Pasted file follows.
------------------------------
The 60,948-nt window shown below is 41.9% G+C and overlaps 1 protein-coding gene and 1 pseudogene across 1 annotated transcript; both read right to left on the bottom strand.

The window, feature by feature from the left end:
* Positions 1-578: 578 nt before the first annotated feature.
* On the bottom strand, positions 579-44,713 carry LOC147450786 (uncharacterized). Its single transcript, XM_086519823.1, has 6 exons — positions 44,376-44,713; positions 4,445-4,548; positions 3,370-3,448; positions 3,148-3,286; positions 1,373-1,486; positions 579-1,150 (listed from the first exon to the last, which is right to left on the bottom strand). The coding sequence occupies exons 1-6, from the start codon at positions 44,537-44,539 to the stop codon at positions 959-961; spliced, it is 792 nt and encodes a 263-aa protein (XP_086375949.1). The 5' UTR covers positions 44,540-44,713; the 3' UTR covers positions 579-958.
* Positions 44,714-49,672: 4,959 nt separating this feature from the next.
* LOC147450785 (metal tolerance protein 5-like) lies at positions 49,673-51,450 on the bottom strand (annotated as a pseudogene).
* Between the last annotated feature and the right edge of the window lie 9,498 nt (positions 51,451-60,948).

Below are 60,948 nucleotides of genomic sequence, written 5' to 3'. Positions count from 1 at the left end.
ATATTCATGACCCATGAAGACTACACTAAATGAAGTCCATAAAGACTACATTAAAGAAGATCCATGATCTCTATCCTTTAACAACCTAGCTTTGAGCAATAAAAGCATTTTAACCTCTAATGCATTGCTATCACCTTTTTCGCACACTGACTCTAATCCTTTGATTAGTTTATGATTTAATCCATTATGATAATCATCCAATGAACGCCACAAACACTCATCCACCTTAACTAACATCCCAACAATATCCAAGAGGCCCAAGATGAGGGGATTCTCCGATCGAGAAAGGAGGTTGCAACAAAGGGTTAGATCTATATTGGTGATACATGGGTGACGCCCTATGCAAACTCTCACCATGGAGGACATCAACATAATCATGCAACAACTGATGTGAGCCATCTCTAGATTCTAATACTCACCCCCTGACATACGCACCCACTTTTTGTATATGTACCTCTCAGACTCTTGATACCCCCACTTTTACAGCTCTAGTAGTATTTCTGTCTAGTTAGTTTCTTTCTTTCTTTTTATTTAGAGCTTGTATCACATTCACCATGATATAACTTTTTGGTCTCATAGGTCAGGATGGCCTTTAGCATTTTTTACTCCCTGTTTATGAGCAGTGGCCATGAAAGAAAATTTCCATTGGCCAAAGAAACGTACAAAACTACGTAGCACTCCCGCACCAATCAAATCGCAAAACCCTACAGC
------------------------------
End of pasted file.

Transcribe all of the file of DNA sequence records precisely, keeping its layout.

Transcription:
The 60,948-nt window shown below is 41.9% G+C and overlaps 1 protein-coding gene and 1 pseudogene across 1 annotated transcript; both read right to left on the bottom strand.

The window, feature by feature from the left end:
* Positions 1-578: 578 nt before the first annotated feature.
* On the bottom strand, positions 579-44,713 carry LOC147450786 (uncharacterized). Its single transcript, XM_086519823.1, has 6 exons — positions 44,376-44,713; positions 4,445-4,548; positions 3,370-3,448; positions 3,148-3,286; positions 1,373-1,486; positions 579-1,150 (listed from the first exon to the last, which is right to left on the bottom strand). The coding sequence occupies exons 1-6, from the start codon at positions 44,537-44,539 to the stop codon at positions 959-961; spliced, it is 792 nt and encodes a 263-aa protein (XP_086375949.1). The 5' UTR covers positions 44,540-44,713; the 3' UTR covers positions 579-958.
* Positions 44,714-49,672: 4,959 nt separating this feature from the next.
* LOC147450785 (metal tolerance protein 5-like) lies at positions 49,673-51,450 on the bottom strand (annotated as a pseudogene).
* Between the last annotated feature and the right edge of the window lie 9,498 nt (positions 51,451-60,948).

Below are 60,948 nucleotides of genomic sequence, written 5' to 3'. Positions count from 1 at the left end.
ATATTCATGACCCATGAAGACTACACTAAATGAAGTCCATAAAGACTACATTAAAGAAGATCCATGATCTCTATCCTTTAACAACCTAGCTTTGAGCAATAAAAGCATTTTAACCTCTAATGCATTGCTATCACCTTTTTCGCACACTGACTCTAATCCTTTGATTAGTTTATGATTTAATCCATTATGATAATCATCCAATGAACGCCACAAACACTCATCCACCTTAACTAACATCCCAACAATATCCAAGAGGCCCAAGATGAGGGGATTCTCCGATCGAGAAAGGAGGTTGCAACAAAGGGTTAGATCTATATTGGTGATACATGGGTGACGCCCTATGCAAACTCTCACCATGGAGGACATCAACATAATCATGCAACAACTGATGTGAGCCATCTCTAGATTCTAATACTCACCCCCTGACATACGCACCCACTTTTTGTATATGTACCTCTCAGACTCTTGATACCCCCACTTTTACAGCTCTAGTAGTATTTCTGTCTAGTTAGTTTCTTTCTTTCTTTTTATTTAGAGCTTGTATCACATTCACCATGATATAACTTTTTGGTCTCATAGGTCAGGATGGCCTTTAGCATTTTTTACTCCCTGTTTATGAGCAGTGGCCATGAAAGAAAATTTCCATTGGCCAAAGAAACGTACAAAACTACGTAGCACTCCCGCACCAATCAAATCGCAAAACCCTACAGC